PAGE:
Comply or else
THE issue of compliance when it comes to travel has long been a bone of contention between companies and travellers with “no one knows how difficult it is on the road” a common retort from travellers when faced with required explanations at the month end reconciliation talks. So what’s the answer and what are the best companies doing?
Did your company hire you as an adult or are the company travel rules so draconian as to be unworkable?
If the former is true, does your company need a travel policy? Consider Netflix’s travel policy encapsulated in one line, “act in Netflix’s best interest” backed up by their HR hiring policy, “hire, reward, and tolerate only fully formed adults”.
If the latter is true, was the policy put together by Ron in procurement, who has since left, with no traveller collaboration and only aimed at the 1% of rogues and Ron’s yearly bonus? You will always have the Scott Pruitts of the world, now under 11 federal investigations for spending $105,000 on first class travel instead of economy, but policies shouldn’t be built for them.
A lot of companies rely on technology advancements in the areas of savings and safety. Google is a good example with its use of Rocketrip to benchmark the most appropriate travel requirements for its travellers. In the area of safety, when used by travellers and crisis management, technology has the ability to find, communicate and extricate if required, all within common sense boundaries. Such automation can also help remove decision fatigue if the policy is aimed fairly and squarely at the intelligent traveller helping them make the right decisions with the right information.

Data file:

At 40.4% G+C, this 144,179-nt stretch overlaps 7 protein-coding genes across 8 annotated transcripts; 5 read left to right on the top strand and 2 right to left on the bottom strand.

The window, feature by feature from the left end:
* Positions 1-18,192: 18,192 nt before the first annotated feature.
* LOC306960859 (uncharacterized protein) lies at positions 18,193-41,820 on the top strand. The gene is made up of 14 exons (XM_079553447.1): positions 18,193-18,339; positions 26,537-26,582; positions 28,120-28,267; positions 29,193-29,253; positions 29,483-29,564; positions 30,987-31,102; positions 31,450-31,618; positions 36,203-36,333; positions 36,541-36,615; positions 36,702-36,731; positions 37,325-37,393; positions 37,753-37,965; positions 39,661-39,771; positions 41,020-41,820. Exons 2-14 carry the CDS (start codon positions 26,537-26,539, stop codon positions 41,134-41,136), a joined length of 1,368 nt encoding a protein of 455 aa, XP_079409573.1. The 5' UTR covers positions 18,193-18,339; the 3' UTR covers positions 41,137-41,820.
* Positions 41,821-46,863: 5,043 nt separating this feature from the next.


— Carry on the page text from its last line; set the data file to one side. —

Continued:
Yet travel managers have always had a problem educating their travellers if the policy weighed more than a gram of paper. A GBTA survey indicated travel managers who say they communicate with and train travellers regularly, still only have a 20% recollection from travellers about the policy.
Certainly saving not sacrificing is a good road to walk but it should never include hitch-hiking rather than Uber, sleeping in parks when the weather is good, using bridges when the weather is inclement or bringing your own food when you travel — spam and beans top of the list as they require no heating. Extreme maybe but don’t kid yourself, this is still the lizard thinking of many companies today. Mandating is the last bastion of legacy thinking and has no place in today’s travel environment.
The best companies have figured out that more policies equal less passion from their travellers and that they need to let their staff mix travel with leisure, while not punishing overspending but rather rewarding savings. A policy should be about what is reasonable, it should be brief and it should make sense for the traveller so they act in the best interests of the company. If buy-in is required then what is good for management is good for everyone else, and if HR hires the right people policy becomes a moot point.
I’ll leave the last point to Mr Jobs, who knew a few things about getting the right people to do the right things, “It doesn’t make sense to hire smart people and then tell them what to do, we hire smart people so they can tell us what to do.”